In market economies, new general equilibria will be achieved as profits are eroded away by competition into the normal state of zero profit. For such states to exist, he assumes perfect knowledge for all participants. Schumpeter does not address the question of general equilibria in non-market economies other than what may be implicit in his references to the socialist market arguments of Lange et al.

The Schumpeterian production-driven theories of development actually include no intrinsic role for consumer demand or market exchange. This is true even in his theory of capitalism’s business cycles, where markets are a sideshow to entrepreneurial innovation and merely serve to erode temporary profits. He argues that entrepreneurial activity in any socio-economy is disruptive of existing production functions and is the mainspring for growth and development. Its sources are power seeking behavior and the desire to create new orders of production. Its primary means of expressing that behavior and those desires is innovation in product, production methods, industrial organization, and/or sources of supply. Rather than expected demand driving or calling forth entrepreneurship, it is entrepreneurship that forces the changes in output mix and consumer tastes.

In sharp contrast stands Kirzner’s vision of a market socio-economy as a means for individuals to enhance their pursuit of personal goals through market exchanges. Kirzner’s approach is rooted firmly in the Austrian soil first plowed by Carl Menger and later by Ludwig von Mises.49 At the center of Kirzner’s vision of the market process is the purposive individual, interacting with others in a context of constant changes in the basic data underlying market exchange. Imperfect knowledge of that data creates inconsistencies in the decisions made and actions taken by market participants that can be characterized as constituting a disequilibrium state of the market.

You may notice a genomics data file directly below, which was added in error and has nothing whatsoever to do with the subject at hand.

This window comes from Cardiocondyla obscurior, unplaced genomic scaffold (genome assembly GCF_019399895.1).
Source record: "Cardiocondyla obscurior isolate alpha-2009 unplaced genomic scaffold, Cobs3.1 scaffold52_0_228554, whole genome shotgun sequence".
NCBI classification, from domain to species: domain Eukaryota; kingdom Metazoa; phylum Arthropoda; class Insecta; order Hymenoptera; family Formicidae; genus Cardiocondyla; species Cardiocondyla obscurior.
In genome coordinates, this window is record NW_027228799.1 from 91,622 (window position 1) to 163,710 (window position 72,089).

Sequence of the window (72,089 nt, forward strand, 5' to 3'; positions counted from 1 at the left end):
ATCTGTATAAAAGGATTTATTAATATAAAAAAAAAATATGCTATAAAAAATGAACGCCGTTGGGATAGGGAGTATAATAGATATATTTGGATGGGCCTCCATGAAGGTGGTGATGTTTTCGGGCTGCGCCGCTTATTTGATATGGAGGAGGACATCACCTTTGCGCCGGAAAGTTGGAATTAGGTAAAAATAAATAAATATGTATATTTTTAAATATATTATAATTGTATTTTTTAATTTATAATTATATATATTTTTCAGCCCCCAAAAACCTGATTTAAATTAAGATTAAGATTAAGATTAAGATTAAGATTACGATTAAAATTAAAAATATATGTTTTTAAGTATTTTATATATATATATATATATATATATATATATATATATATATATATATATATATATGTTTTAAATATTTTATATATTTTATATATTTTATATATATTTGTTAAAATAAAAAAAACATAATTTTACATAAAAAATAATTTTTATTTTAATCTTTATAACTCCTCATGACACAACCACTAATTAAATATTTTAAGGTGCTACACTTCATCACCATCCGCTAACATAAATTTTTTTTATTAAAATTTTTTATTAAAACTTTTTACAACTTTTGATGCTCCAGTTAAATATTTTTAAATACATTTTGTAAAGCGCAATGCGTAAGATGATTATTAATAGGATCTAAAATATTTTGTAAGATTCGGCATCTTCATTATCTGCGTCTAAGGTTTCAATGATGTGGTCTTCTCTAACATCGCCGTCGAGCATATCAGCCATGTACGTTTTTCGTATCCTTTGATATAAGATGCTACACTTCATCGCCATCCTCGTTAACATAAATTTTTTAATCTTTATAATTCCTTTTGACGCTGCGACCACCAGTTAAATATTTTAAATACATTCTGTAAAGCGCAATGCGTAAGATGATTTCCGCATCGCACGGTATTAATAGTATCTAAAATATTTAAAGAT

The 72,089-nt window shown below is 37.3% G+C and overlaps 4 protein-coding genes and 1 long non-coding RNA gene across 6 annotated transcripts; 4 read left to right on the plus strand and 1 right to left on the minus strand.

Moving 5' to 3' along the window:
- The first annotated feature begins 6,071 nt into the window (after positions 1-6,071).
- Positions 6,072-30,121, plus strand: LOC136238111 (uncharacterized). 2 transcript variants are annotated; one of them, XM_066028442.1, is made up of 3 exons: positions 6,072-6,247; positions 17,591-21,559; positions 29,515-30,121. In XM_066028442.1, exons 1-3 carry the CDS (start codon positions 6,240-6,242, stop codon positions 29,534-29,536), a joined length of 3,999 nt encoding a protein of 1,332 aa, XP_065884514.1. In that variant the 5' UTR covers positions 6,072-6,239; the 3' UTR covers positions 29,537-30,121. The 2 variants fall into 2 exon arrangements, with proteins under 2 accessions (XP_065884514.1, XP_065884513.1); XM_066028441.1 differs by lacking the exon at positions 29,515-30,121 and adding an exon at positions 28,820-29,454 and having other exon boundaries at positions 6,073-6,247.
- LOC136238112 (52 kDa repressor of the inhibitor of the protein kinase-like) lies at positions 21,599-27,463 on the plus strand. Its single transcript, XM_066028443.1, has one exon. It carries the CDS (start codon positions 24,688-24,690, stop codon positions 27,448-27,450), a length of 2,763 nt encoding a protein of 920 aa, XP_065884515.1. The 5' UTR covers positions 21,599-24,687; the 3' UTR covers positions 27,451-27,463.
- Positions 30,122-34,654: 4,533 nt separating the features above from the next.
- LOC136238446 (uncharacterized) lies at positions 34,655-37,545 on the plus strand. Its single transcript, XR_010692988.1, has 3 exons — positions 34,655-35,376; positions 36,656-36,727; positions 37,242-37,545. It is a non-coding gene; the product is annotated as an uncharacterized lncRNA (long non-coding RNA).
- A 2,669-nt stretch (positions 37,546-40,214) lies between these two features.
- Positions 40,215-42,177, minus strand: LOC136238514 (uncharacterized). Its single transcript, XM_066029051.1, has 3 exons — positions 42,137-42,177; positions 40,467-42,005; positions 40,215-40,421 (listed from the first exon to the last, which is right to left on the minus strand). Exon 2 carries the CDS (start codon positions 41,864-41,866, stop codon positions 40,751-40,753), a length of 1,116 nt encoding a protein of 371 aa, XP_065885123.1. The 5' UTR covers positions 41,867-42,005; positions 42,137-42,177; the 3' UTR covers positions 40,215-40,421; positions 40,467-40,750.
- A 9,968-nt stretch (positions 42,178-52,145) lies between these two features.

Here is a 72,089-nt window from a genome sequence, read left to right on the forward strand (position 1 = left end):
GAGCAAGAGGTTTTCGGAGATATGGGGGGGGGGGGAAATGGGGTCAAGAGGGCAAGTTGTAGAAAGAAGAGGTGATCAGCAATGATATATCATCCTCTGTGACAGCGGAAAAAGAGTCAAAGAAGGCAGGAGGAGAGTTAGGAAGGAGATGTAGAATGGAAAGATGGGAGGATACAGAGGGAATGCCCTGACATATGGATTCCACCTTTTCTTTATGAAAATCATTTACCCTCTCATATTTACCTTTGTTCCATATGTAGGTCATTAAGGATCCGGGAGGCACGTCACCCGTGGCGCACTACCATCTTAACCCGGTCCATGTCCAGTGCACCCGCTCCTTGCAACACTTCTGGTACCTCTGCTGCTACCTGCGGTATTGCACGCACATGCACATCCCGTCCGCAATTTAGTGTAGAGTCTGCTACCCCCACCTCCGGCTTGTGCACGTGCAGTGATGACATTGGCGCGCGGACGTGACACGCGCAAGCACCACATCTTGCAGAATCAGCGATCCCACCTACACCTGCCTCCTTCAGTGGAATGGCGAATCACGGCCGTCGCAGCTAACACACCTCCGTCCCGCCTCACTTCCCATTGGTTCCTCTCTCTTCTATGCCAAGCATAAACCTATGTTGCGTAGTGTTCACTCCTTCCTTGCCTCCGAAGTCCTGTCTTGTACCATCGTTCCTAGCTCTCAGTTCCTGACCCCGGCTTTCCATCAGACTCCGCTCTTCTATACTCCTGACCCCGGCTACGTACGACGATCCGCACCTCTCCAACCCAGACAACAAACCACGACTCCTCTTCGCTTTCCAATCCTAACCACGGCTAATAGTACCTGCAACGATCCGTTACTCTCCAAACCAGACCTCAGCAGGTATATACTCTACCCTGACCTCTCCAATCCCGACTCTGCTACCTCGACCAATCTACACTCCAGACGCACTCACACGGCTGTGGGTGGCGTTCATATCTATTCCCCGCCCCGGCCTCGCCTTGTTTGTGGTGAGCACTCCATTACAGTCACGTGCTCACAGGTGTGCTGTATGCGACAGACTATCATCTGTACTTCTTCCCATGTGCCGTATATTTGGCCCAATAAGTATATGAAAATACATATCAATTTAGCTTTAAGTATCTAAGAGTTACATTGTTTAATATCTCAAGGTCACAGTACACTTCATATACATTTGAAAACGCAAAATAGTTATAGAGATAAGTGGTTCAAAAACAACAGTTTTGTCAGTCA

This stimulates the entrepreneurial discovery of profit opportunities, of which the primary means is a state of alertness to their possibility. Unlike Schumpeter’s power-seekers, who disrupt existing production relations, Kirzner’s entrepreneurial activity reduces to acts of profit-seeking arbitrage. It produces adjustments in the separate plans and actions of market participants that tend to decrease or eliminate inconsistencies and are thus unintentionally equilibrating.